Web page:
More than 100 civilians were killed by Eritrean soldiers in the city of Aksum in Tigray in November last year, the Ethiopian Human Rights Commission (EHRC) said in a report published on Wednesday.
The investigation by the independent rights group came on the heels of reports made by Human Rights Watch and Amnesty International into killings in the city, which is a UNESCO World Heritage site.
“Information collected during this preliminary investigation confirms that during the two days of November 28 and November 29, grave violations of human rights were committed and that in Axum, over one hundred residents… were killed by Eritrean soldiers,” the commission said.
“As these grave human rights violations may amount to crimes against humanity or war crimes, it underscores the need for a comprehensive investigation into overall human rights situation in Tigray region.”
The EHRC conducted a fact-finding mission to Axum, a UNESCO World Heritage site, in late February and early March after earlier attempts to reach the town were “impeded by the security situation”.
The report mentioned one instance where Eritrean soldiers went into the house of a 70-year-old man and “dragged him out” with his two sons. An eyewitness said all three of them were shot dead.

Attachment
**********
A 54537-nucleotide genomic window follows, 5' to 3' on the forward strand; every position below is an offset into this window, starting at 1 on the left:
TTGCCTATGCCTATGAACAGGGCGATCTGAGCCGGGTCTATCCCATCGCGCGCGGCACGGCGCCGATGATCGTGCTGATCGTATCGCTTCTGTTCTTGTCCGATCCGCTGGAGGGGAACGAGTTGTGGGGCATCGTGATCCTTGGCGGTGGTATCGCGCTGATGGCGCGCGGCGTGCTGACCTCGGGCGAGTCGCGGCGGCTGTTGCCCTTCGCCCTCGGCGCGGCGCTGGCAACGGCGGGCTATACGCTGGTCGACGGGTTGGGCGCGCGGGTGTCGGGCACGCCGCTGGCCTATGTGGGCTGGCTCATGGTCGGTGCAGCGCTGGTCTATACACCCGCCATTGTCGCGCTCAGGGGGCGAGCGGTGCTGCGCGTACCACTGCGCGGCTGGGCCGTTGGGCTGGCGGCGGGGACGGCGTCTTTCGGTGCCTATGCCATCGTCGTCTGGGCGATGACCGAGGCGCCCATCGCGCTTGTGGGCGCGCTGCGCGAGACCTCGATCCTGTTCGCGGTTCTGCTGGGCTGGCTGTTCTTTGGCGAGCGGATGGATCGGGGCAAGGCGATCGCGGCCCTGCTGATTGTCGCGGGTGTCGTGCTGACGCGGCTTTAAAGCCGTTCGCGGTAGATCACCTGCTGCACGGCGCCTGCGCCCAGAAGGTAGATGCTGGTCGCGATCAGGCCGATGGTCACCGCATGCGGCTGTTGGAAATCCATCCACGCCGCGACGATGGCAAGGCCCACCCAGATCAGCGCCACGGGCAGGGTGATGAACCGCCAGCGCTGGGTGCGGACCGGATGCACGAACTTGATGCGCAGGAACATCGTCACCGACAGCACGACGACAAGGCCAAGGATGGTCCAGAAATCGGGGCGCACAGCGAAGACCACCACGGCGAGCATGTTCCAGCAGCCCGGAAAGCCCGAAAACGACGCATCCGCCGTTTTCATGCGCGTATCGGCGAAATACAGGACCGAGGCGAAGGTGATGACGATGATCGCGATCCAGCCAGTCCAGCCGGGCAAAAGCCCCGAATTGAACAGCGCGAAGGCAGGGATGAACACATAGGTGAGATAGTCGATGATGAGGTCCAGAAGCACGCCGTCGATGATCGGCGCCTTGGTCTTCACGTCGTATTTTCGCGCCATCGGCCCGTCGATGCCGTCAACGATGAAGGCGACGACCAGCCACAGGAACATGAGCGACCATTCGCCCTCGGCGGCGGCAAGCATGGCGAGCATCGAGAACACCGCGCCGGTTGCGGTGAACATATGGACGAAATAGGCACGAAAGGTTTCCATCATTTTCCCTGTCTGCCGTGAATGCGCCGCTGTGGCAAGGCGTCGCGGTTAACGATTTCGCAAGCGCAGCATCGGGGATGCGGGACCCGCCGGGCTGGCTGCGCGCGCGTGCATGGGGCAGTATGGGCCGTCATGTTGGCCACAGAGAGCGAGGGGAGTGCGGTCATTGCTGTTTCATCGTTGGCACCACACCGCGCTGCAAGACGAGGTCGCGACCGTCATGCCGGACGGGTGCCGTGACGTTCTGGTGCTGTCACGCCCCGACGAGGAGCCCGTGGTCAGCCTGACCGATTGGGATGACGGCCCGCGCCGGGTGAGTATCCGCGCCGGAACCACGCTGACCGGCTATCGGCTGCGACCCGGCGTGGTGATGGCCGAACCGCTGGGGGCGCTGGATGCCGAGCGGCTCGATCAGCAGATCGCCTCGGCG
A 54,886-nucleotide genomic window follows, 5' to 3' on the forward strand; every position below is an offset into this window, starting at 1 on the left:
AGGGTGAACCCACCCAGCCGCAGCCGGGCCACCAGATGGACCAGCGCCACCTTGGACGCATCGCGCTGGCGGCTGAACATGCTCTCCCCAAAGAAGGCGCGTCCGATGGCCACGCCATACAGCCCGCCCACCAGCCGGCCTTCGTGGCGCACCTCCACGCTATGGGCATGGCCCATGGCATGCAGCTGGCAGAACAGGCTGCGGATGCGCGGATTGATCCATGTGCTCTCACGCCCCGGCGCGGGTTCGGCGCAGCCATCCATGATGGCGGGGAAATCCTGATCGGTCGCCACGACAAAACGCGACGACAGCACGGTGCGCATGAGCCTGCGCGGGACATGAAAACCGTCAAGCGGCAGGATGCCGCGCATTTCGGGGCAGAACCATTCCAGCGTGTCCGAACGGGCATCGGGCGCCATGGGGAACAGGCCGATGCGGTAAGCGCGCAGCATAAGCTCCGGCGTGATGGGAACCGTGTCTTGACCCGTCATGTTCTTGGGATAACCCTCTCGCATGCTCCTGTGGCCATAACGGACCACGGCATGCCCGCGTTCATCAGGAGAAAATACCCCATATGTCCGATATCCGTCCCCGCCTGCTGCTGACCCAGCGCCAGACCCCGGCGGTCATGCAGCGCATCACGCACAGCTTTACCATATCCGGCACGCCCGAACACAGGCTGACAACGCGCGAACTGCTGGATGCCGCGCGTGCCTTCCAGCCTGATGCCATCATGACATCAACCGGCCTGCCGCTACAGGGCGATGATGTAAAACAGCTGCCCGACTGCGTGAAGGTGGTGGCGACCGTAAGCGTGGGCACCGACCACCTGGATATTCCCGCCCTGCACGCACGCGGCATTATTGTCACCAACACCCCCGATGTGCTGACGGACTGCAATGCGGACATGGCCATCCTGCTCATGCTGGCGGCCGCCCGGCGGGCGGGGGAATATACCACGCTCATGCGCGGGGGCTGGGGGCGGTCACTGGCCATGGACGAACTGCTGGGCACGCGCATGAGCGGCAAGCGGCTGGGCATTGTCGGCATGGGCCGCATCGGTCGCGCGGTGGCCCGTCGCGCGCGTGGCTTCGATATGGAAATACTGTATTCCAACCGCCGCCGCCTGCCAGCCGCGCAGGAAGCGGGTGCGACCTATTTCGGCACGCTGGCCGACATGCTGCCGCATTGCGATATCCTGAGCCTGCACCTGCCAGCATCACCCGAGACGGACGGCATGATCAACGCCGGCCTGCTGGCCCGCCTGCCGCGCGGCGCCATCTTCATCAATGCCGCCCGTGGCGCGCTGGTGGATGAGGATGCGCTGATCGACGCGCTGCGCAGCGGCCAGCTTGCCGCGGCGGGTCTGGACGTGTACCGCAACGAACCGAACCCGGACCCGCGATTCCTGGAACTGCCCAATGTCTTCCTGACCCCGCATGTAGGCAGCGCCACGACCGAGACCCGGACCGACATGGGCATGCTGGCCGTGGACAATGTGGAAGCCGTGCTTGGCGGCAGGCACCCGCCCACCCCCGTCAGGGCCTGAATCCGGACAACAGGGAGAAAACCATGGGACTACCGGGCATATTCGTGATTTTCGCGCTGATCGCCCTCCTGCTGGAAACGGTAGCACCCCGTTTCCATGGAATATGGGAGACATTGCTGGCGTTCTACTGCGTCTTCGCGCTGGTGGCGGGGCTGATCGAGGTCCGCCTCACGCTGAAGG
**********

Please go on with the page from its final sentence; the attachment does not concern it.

“Eritrean soldiers went door to door asking women ‘where their husbands or children were’ telling them ‘to bring their sons out if they have any,” the report said.
Many others had been injured by the soldiers, the report said and were taken to hospital. But inadequate treatment resulted in their deaths. The report said Eritrean and Ethiopian troops invaded hospitals, even taking hospital beds and mattresses, resulting in crippling medicine and equipment shortages that resulted in patient deaths, the report said.
The report stated one pregnant woman in labour had lost a lot of blood and died because “there were not enough medical professionals and she could not get the treatment she needed”. Another two women who were brought to a nearby town for hospital treatment for injuries from heavy artillery died for similar reasons.
Corpses were left in the streets for days, some being dismembered by animals, witnesses said.
The new report comes a day after Ethiopia’s Prime Minister Abiy Ahmed admitted for the first time that neighbouring Eritrean troops had entered Tigray and indicated that they may have been involved in abuses against civilians.
Before this, Ethiopia and Eritrea had for months flatly denied the involvement of Asmara’s forces in the conflict, and described reports of their alleged atrocities in the region as misinformation and propaganda.
NEWS/PHOTO SOURCE: Africanews | Al Jazeera | AFP